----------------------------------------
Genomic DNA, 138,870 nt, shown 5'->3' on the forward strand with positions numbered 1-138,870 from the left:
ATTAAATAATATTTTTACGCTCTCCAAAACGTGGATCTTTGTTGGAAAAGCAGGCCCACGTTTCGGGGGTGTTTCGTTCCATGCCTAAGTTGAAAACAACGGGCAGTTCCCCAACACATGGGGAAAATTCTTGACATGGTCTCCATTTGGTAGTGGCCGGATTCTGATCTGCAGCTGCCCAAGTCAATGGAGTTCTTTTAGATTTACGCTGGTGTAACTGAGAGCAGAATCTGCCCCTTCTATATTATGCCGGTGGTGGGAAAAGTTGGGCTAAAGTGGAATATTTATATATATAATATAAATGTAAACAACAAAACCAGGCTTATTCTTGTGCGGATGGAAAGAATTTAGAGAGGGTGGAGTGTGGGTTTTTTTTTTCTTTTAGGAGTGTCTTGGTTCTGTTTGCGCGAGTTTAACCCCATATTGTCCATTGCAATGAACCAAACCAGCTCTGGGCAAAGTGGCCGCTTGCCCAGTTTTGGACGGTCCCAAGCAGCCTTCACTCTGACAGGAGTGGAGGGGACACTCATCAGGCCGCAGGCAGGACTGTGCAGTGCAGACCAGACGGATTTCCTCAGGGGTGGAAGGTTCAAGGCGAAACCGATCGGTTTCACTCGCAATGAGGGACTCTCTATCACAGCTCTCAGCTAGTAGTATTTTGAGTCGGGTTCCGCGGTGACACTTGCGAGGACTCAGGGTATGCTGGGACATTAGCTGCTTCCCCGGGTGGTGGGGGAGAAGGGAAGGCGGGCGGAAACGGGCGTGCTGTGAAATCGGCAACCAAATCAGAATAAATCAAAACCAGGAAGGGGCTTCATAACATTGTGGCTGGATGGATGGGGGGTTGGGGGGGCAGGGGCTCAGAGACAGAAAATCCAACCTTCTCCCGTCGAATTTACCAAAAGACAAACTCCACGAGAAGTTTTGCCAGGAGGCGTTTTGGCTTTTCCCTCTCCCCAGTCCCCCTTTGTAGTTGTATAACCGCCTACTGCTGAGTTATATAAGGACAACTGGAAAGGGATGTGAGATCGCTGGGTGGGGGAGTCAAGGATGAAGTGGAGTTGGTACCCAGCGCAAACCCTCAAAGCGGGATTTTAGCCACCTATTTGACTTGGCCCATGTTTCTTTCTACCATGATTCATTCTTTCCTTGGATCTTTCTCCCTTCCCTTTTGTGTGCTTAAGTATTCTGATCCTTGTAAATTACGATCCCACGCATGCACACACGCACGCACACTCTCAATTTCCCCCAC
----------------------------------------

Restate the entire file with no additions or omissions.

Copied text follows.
Genomic DNA, 138,870 nt, shown 5'->3' on the forward strand with positions numbered 1-138,870 from the left:
ATTAAATAATATTTTTACGCTCTCCAAAACGTGGATCTTTGTTGGAAAAGCAGGCCCACGTTTCGGGGGTGTTTCGTTCCATGCCTAAGTTGAAAACAACGGGCAGTTCCCCAACACATGGGGAAAATTCTTGACATGGTCTCCATTTGGTAGTGGCCGGATTCTGATCTGCAGCTGCCCAAGTCAATGGAGTTCTTTTAGATTTACGCTGGTGTAACTGAGAGCAGAATCTGCCCCTTCTATATTATGCCGGTGGTGGGAAAAGTTGGGCTAAAGTGGAATATTTATATATATAATATAAATGTAAACAACAAAACCAGGCTTATTCTTGTGCGGATGGAAAGAATTTAGAGAGGGTGGAGTGTGGGTTTTTTTTTTCTTTTAGGAGTGTCTTGGTTCTGTTTGCGCGAGTTTAACCCCATATTGTCCATTGCAATGAACCAAACCAGCTCTGGGCAAAGTGGCCGCTTGCCCAGTTTTGGACGGTCCCAAGCAGCCTTCACTCTGACAGGAGTGGAGGGGACACTCATCAGGCCGCAGGCAGGACTGTGCAGTGCAGACCAGACGGATTTCCTCAGGGGTGGAAGGTTCAAGGCGAAACCGATCGGTTTCACTCGCAATGAGGGACTCTCTATCACAGCTCTCAGCTAGTAGTATTTTGAGTCGGGTTCCGCGGTGACACTTGCGAGGACTCAGGGTATGCTGGGACATTAGCTGCTTCCCCGGGTGGTGGGGGAGAAGGGAAGGCGGGCGGAAACGGGCGTGCTGTGAAATCGGCAACCAAATCAGAATAAATCAAAACCAGGAAGGGGCTTCATAACATTGTGGCTGGATGGATGGGGGGTTGGGGGGGCAGGGGCTCAGAGACAGAAAATCCAACCTTCTCCCGTCGAATTTACCAAAAGACAAACTCCACGAGAAGTTTTGCCAGGAGGCGTTTTGGCTTTTCCCTCTCCCCAGTCCCCCTTTGTAGTTGTATAACCGCCTACTGCTGAGTTATATAAGGACAACTGGAAAGGGATGTGAGATCGCTGGGTGGGGGAGTCAAGGATGAAGTGGAGTTGGTACCCAGCGCAAACCCTCAAAGCGGGATTTTAGCCACCTATTTGACTTGGCCCATGTTTCTTTCTACCATGATTCATTCTTTCCTTGGATCTTTCTCCCTTCCCTTTTGTGTGCTTAAGTATTCTGATCCTTGTAAATTACGATCCCACGCATGCACACACGCACGCACACTCTCAATTTCCCCCAC